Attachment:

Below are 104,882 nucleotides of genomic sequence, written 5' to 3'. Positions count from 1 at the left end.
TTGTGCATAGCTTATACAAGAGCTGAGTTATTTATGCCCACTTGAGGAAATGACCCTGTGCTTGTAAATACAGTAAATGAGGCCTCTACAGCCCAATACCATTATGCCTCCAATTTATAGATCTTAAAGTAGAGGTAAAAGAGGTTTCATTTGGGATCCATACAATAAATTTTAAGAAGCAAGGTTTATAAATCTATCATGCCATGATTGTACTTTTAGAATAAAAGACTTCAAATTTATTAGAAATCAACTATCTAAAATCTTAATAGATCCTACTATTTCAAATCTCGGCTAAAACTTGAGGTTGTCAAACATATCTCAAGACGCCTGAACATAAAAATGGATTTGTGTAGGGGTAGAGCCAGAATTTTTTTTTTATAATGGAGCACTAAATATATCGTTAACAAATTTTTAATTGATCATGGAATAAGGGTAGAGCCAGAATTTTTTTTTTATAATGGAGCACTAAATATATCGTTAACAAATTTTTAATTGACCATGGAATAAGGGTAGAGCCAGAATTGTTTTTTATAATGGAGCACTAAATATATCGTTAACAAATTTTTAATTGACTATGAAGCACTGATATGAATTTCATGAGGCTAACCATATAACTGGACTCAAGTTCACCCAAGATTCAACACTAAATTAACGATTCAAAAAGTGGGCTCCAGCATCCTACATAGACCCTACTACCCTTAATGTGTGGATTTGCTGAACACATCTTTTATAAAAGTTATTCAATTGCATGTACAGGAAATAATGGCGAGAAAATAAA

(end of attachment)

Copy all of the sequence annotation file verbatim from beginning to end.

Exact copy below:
Below are 104,882 nucleotides of genomic sequence, written 5' to 3'. Positions count from 1 at the left end.
TTGTGCATAGCTTATACAAGAGCTGAGTTATTTATGCCCACTTGAGGAAATGACCCTGTGCTTGTAAATACAGTAAATGAGGCCTCTACAGCCCAATACCATTATGCCTCCAATTTATAGATCTTAAAGTAGAGGTAAAAGAGGTTTCATTTGGGATCCATACAATAAATTTTAAGAAGCAAGGTTTATAAATCTATCATGCCATGATTGTACTTTTAGAATAAAAGACTTCAAATTTATTAGAAATCAACTATCTAAAATCTTAATAGATCCTACTATTTCAAATCTCGGCTAAAACTTGAGGTTGTCAAACATATCTCAAGACGCCTGAACATAAAAATGGATTTGTGTAGGGGTAGAGCCAGAATTTTTTTTTTATAATGGAGCACTAAATATATCGTTAACAAATTTTTAATTGATCATGGAATAAGGGTAGAGCCAGAATTTTTTTTTTATAATGGAGCACTAAATATATCGTTAACAAATTTTTAATTGACCATGGAATAAGGGTAGAGCCAGAATTGTTTTTTATAATGGAGCACTAAATATATCGTTAACAAATTTTTAATTGACTATGAAGCACTGATATGAATTTCATGAGGCTAACCATATAACTGGACTCAAGTTCACCCAAGATTCAACACTAAATTAACGATTCAAAAAGTGGGCTCCAGCATCCTACATAGACCCTACTACCCTTAATGTGTGGATTTGCTGAACACATCTTTTATAAAAGTTATTCAATTGCATGTACAGGAAATAATGGCGAGAAAATAAA